I am quite passionate about the power of teams to transform business outcomes. Still, teams are only as good as the individuals that comprise them and high-performance teams are usually made up of highly effective people who have learned to combine their unique talents to achieve maximum productivity and generate positive results. So in this article, I will focus on the three attributes each person should consider if we want to increase our effectiveness and impact within our respective teams and organizations.
Before we get into the specific attributes, however, take a mental selfie of yourself in this moment. Because this is the instant that you recognize the need to focus on your own transformation and take accountability for making it happen day by day. The desire for change has to come from within.
Now let's review the three key methods to increasing personal effectiveness.
They are 1) Mindset, 2) Habits, and 3) Tracking or MHT.
Do you consider yourself to be a proactive or reactive person? Don't know the answer? Well, think about how much time you spend worrying about things out of your control versus acting on the things within your control. If you spend more time on the former than the latter then you are probably more reactive and this is where your mindset journey starts.
If you've ever read Stephen Covey's The 7 Habits of Highly Effective People, you will recall the first habit - being proactive. Being proactive is all about focusing all your energy and attention on areas of your life where taking action can drive positive benefits. It is possessing the attitude of can, will, and do - taking action and eliminating excuses.
If traffic is horrible in your city, wake up early enough that the traffic will not impact your ability to be effective. If the weather is bad one day, dress accordingly and keep it moving. If there is a negative person in your orbit, focus on your responsibilities versus focusing on their negative influence. This is the essence of a proactive and action-oriented mindset.
It is not an overstatement to express that we are what we do. Because inherent in our daily habits are our future outcomes. Which is why it is essential to exercise high-performance habits as frequently as possible. But what are the right habits to prioritize?
Well what are your goals - short, medium, and long-term? And how do these goals differ from resolutions? A resolution is a sort of self-promise to change. A goal is a defined objective that is specific, measurable, achieveable, realistic, and time bound or SMART. When you break down a goal into its components you begin to understand the link between your habits and your ability to achieve the goal in the time frame you have set for yourself.
Here is a resolution: I want to lose twenty pounds this year. Here is a goal: I will lose twenty pounds in three months by only consuming 2,000 calories daily, exercising three days a week, and abstaining from drinking alcohol for the next two months. In order to achieve a goal you must clearly define the habits necessary to do so. Resolutions are usually left more open-ended and lack the teeth of true commitments.
When you combine a proactive mindset with the daily habits that result in goal achievement your productivity will skyrocket. But only if you include the final component.
What do you call a goal that goes untracked? A dream. What do you call a dream that is connected with a proactive mindset, clear goals linked to the right habits, and regular tracking and follow-up on those habits? A future achievement.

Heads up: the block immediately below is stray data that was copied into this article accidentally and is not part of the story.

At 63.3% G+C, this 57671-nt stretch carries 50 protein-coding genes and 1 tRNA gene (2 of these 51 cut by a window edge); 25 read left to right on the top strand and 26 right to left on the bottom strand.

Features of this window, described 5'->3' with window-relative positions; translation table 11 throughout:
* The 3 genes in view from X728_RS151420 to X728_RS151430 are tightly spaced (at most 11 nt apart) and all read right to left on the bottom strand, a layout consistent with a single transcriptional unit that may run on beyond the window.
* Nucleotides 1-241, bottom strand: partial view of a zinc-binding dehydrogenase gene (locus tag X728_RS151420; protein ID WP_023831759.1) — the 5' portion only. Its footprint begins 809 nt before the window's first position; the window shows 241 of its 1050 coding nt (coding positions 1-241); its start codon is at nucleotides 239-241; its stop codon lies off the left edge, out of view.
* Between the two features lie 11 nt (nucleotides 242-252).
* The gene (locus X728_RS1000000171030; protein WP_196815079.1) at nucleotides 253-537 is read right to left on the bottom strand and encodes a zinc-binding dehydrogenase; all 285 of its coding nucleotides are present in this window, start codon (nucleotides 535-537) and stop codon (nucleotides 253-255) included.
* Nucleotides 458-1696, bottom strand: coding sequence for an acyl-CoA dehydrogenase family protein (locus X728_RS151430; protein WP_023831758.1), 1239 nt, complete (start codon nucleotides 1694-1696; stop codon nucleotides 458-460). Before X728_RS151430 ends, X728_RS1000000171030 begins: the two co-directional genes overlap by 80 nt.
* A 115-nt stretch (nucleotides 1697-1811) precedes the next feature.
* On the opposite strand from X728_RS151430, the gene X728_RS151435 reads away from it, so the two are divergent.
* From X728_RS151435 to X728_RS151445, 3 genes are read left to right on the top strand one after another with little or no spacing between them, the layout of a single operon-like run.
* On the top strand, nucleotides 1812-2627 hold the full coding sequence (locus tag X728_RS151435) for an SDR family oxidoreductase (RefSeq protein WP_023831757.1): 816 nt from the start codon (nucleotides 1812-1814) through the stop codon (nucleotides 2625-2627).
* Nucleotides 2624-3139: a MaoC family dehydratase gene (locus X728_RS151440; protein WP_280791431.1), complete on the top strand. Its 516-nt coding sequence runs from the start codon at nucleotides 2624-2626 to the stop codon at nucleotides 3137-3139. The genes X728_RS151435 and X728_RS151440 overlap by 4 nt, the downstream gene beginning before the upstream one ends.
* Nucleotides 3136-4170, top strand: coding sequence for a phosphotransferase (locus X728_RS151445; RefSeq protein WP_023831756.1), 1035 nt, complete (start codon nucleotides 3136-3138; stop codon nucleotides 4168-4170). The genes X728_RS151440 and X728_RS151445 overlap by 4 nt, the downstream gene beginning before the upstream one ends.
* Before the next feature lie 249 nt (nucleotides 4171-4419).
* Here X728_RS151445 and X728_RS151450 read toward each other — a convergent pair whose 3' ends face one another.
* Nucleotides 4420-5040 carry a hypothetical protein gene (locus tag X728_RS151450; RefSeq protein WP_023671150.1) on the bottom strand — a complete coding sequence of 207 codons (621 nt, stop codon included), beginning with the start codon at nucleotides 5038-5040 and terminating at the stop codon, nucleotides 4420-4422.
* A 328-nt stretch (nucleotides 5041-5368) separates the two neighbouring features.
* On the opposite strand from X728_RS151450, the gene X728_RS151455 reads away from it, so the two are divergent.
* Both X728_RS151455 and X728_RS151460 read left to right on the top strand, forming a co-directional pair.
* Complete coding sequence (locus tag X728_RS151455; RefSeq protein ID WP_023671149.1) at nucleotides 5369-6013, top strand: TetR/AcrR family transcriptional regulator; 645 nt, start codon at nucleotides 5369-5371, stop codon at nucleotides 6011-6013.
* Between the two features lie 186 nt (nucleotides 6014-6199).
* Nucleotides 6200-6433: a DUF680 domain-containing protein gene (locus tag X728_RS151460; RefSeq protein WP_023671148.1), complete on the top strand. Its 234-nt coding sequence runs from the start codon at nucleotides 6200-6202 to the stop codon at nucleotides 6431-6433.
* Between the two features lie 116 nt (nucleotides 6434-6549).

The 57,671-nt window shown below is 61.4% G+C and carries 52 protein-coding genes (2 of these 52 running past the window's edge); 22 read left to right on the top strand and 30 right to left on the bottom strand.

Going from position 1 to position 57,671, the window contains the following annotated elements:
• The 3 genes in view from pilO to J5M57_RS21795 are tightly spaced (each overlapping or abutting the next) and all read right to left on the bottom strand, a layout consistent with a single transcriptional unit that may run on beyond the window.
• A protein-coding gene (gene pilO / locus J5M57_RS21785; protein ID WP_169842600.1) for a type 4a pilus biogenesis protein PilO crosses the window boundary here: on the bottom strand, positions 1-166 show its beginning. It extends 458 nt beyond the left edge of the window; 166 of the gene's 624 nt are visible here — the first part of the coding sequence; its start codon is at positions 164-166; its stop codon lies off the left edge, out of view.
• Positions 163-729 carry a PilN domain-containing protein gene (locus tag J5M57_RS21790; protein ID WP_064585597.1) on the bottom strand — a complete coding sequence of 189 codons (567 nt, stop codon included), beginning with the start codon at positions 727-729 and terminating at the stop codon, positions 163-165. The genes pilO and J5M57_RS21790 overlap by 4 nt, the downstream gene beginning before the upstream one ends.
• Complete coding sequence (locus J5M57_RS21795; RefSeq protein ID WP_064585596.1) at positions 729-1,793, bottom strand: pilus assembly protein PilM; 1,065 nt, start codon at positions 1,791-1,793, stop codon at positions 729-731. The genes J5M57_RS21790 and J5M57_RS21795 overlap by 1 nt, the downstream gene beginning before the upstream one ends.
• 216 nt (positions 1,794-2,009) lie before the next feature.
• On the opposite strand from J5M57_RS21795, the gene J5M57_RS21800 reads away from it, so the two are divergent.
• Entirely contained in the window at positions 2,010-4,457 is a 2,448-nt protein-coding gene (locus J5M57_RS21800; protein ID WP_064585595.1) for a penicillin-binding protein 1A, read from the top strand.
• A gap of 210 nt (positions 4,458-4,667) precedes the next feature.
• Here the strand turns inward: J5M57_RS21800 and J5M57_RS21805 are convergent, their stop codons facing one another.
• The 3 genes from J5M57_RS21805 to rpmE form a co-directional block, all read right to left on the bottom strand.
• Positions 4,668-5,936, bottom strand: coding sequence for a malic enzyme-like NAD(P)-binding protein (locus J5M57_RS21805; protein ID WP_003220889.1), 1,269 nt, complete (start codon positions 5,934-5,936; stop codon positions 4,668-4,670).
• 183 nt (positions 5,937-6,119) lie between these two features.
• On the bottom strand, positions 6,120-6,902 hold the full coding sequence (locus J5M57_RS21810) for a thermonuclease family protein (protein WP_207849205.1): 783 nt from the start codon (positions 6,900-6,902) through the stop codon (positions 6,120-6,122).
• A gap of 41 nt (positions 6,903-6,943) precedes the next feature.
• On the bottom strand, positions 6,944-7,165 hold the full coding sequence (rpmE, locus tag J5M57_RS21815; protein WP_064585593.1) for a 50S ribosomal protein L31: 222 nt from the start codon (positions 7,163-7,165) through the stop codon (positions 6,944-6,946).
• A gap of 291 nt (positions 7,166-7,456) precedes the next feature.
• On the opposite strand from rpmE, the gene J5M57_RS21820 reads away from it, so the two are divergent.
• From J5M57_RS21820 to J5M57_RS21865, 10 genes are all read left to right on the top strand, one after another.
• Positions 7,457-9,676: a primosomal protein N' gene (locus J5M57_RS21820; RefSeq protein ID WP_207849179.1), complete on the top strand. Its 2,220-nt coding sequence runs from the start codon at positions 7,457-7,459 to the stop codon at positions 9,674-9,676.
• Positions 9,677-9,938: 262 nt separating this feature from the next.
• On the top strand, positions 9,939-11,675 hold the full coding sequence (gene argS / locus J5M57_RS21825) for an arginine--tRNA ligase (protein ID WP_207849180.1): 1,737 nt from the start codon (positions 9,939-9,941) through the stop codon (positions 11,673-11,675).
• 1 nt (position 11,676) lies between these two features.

A commitment is only as good as the daily accountability to do what is required to deliver against objectives. And if this accountability is not visualized, then it is very easy to lose track of progress and fall back into the realm of hope. The good news is that today there are so many tools that can be adapted to track your progress, it just requires a little effort from your side to put this into practice.
Let's bring this to life with our earlier example. If we want to lose twenty pounds in three months by only consuming 2,000 calories daily, exercising three days a week, and abstaining from drinking alcohol for the next two months; what are the variables to track? Well we need a way of calculating our calory intake with each meal; we need to track how often we exercise and the calories burned; and we need to accompany the number of days we've gone without consuming alcohol. The hardest of these is the calorie intake and burning tracking so we need to pursue tools that allow us to reliably do this. Once the system is set up, we simply execute the plan until we achieve the desired result - calibrating along the journey.
Personal effectiveness is that simple and that complex. The self-discipline to maintain the proactive mindset, focus on the right habits, and hold yourself accountable daily is what separates truly successful people from the rest of the pack. Luck doesn't enter into the equation. Follow The Rock on Instagram. The world's highest paid actor wakes up every day at 4:30 am to hit the gym, no matter where he is in the world; he prioritizes the right habits; and he holds himself accountable to the standard of being the hardest worker in the room! When you combine your natural talent with the MHT approach watch out!
The benefits of this approach in your life will become readily apparent. You will gain more energy, enthusiasm, positivity, proactivity, intensity, and resilience to take on greater and greater challenges and reap the rewards of doing so. Now the only question is what's holding you back from adopting MHT starting now?
Omar L. Harris is Associate Vice-President and Country Manager for Allergan PLC in Brazil. He is the author of Leader Board: The DNA of High-Performance Teams available for purchase in ebook or print on Amazon.com. Please follow him on instagram, twitter, and/or LinkedIn for more information and engagement.